What constitutes true adoption of COBIT 5? Is it a minimum condition that at least one principle of COBIT 5 is adopted for true adoption of COBIT 5? To answer this question, one must look at COBIT 5’s principles, in other words, its raison d'être. The five principles of COBIT 5 are Meeting Stakeholder Needs, Covering the Enterprise End-to-End, Applying a Single Integrated Framework, Enabling a Holistic Approach, and Separating Governance From Management.1 This article focuses on the Covering the Enterprise End-to-end and the Separating Governance From Management principles, or more specifically, how to enhance alignment of business and IT embodying the concept described by figures 1, 2 and 3 to address the questions stated previously: Is it a true adoption of COBIT 5 to simply change the processes of COBIT 4 into those of COBIT 5 as the basis of controls?2
From COBIT 4 to COBIT 5
Since October 2012, members of the COBIT study group (the “group”) of the ISACA Tokyo (Japan) Chapter have been meeting to explore case studies on the adoption of COBIT in Japanese enterprises. As part of this effort, the group conducted a web-based survey of all members of the ISACA chapters in Japan (Tokyo, Osaka, Nagoya and Fukuoka) regarding adoption and usage of COBIT in general and the use of COBIT 5.
The results of the survey indicated:
- 48 percent of respondents’ enterprises have adopted COBIT. Eighty percent of those enterprises have adopted COBIT 4.1 or an earlier version, and 20 percent use COBIT 5.
- 61 percent of the enterprises have adopted COBIT for complying with domestic and/or overseas regulations such as the US Sarbanes-Oxley Act of 2002 (SOX) or Japan’s equivalent, the revision of the Financial Instruments and Exchange Act of 2006 (J-SOX).
- 52 percent of the enterprises that have adopted COBIT 4.1, COBIT 4 or a previous version replied “No” or “Don’t Know” when asked about upgrading to COBIT 5.3
How does one interpret these results? Do enterprises in Japan not understand the value of COBIT 5? The survey suggests that 65 percent of the respondents generally understand all or part of COBIT 5, and one of the most important factors contributing to the popularity of COBIT may be introducing lessons learned from the experiences of other organizations that have adopted and use COBIT.4 Yet, in Japan, there are very few cases of adoption and usage of COBIT 5, possibly because most Japanese COBIT users depend on the Japanese versions and not much time has passed since the issuing of the Japanese version of COBIT 5.5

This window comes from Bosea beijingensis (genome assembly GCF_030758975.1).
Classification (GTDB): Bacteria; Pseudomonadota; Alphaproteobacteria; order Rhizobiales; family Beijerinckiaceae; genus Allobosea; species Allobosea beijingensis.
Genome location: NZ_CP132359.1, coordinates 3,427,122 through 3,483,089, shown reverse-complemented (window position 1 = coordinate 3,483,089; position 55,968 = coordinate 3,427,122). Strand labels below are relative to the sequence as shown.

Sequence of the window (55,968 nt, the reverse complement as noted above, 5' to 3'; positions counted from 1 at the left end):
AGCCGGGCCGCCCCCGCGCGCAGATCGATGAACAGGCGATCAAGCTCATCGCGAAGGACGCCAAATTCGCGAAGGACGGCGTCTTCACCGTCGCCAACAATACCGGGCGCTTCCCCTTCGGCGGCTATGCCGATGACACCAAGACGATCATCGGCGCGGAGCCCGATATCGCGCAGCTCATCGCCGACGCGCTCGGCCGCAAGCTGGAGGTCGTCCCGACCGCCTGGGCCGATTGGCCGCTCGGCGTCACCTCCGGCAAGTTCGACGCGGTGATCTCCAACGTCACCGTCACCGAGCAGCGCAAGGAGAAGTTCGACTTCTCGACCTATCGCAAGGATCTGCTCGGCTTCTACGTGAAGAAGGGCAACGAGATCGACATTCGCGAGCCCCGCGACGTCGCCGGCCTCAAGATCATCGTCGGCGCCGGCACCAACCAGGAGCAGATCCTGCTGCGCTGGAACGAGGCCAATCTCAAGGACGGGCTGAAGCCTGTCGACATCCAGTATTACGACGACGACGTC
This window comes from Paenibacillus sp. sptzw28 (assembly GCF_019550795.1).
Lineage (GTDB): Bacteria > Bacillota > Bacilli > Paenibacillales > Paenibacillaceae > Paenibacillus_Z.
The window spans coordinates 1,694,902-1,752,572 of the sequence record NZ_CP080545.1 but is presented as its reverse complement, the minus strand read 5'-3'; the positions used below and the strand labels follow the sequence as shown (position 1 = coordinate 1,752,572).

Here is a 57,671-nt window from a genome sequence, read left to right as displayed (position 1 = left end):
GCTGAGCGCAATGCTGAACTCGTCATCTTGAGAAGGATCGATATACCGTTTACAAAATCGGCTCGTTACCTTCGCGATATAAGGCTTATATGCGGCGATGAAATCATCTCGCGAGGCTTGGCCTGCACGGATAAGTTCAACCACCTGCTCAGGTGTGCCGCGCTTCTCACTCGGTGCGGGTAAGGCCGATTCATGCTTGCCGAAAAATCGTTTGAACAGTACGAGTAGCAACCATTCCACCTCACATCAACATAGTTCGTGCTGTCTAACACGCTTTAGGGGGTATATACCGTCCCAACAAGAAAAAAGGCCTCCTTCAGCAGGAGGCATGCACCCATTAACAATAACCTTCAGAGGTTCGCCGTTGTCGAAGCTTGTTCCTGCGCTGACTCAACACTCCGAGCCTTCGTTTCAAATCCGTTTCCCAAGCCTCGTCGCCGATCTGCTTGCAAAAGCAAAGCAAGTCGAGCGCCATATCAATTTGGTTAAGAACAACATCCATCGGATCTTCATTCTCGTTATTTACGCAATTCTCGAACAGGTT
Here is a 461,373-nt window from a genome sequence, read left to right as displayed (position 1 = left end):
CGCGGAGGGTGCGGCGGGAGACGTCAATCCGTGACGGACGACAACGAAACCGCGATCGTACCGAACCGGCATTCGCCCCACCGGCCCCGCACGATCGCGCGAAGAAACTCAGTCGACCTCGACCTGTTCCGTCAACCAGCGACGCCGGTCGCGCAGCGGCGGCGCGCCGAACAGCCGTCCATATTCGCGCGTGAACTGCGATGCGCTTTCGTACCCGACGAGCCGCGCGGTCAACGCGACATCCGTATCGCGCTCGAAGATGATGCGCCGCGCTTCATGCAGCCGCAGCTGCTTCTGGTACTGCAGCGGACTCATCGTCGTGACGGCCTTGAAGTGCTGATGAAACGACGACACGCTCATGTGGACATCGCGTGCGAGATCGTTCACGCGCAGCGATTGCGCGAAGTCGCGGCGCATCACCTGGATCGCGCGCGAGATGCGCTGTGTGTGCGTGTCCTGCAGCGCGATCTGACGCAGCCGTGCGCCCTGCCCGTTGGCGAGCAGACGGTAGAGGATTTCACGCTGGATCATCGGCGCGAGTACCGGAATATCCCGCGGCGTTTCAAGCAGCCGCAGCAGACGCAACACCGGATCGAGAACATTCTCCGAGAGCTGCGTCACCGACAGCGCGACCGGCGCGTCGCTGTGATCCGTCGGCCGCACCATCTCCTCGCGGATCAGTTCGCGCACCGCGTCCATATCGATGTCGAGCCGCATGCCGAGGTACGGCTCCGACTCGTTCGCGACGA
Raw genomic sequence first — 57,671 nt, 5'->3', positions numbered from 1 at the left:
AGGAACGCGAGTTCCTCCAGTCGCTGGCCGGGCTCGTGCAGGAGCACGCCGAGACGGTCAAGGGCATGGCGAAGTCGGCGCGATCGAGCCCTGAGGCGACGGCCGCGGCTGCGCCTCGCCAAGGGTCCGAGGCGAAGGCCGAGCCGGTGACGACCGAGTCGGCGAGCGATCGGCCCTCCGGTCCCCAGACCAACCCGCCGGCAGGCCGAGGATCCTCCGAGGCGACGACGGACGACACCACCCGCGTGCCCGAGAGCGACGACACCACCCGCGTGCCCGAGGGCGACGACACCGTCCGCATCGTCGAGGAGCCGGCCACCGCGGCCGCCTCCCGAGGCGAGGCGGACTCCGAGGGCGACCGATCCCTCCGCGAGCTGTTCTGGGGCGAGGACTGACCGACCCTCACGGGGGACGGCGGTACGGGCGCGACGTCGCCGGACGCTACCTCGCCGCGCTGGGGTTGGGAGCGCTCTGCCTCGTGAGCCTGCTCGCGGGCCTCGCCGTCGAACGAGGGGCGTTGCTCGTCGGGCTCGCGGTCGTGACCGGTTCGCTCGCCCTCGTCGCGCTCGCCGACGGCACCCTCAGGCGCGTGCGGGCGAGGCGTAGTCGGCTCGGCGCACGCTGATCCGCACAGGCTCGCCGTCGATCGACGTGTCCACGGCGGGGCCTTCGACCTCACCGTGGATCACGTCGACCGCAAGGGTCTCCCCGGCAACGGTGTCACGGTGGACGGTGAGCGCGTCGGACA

However, there is another issue to be considered: the widespread adoption of COBIT 4.1 and COBIT 4 in Japan, mentioned previously. Quite a few Japanese public enterprises have adopted COBIT 4.1 or COBIT 4 for the establishment of IT general controls in order to comply with the US or Japanese SOX acts. Thus, if an enterprise simply changes COBIT 4.1 or 4 into COBIT 5 as the basis of its controls for complying with regulation, does this mean that it has truly adopted COBIT 5, which intentionally avoids the concept of control objectives? If an enterprise has adopted COBIT 5 without the core of its principles, has it truly adopted COBIT 5? A necessary condition for true adoption of COBIT 5 would be introducing at least one principle of COBIT 5.
Of the five COBIT 5 principles, Covering the Enterprise End-to-end and Separating Governance From Management can be more easily implemented into real organizational structures of enterprises than the others.
Relationship of Governance and Management
Three COBIT 5 figures illustrate the principles of Covering the Enterprise End-to-end and Separating Governance From Management (figures 1, 2 and 3).
Figure 1—Key Roles, Activities and Relationships
Source: ISACA, COBIT 5, USA, 2012
Figure 2—COBIT 5 Governance and Management Key Areas
Source: ISACA, COBIT 5, USA, 2012
Figure 3—COBIT 5 Process Reference Model
View Large Graphic
Source: ISACA, COBIT 5, USA, 2012
The relationship between governance and management described in these figures is clear and provides a better understanding of the core elements of COBIT 5. So how can one adapt this concept to actual organizational functions? Especially for relationships among processes, figure 3 reminds users to utilize input/output (I/O) flows/networks. Since its legacy versions, COBIT has explained the relationships among activities in several processes systematically and organically, showing I/O flows/networks, which is one of the strongest points of difference from other frameworks, guidelines or standards. However, COBIT 5 has transformed its I/O flows/networks, changing the unit of I/O relationships from processes in COBIT 4.1 to management practices. Thus, I/O flows/networks to support the governance management cycle must be traced back to processes as outlined in the conceptual model of business case processes in the article “The Business Case as an Operational Management Instrument—A Process View”6 (the “article”) because:
- The business case processes discussed in the article can be used as a mechanism for improving IT-related investments in enterprises.7 ,8 Through assessment of IT-related investments, business case processes are critical management mechanisms for the enhancement of alignment between business and IT, which has been the most important theme of COBIT since its legacy versions and continues in COBIT 5. This is repeatedly emphasized in its principle of Covering the Enterprise End-to-end, and it is elaborated within the goals cascade concept.9
- It is important to grasp the relationships between a business case and COBIT 5 mapping business case processes to COBIT 5: Enabling Processes. Indeed, COBIT 5 it does not mention I/O flows/networks in, but it presents a starting point for considering the flows/networks.10
- The difficulty of adoption and review of business cases and their accommodation in enterprises provides an opportunity to consider how to recognize to-be activities that promote and improve critical management mechanisms such as business case processes in the governance management cycle in COBIT 5.11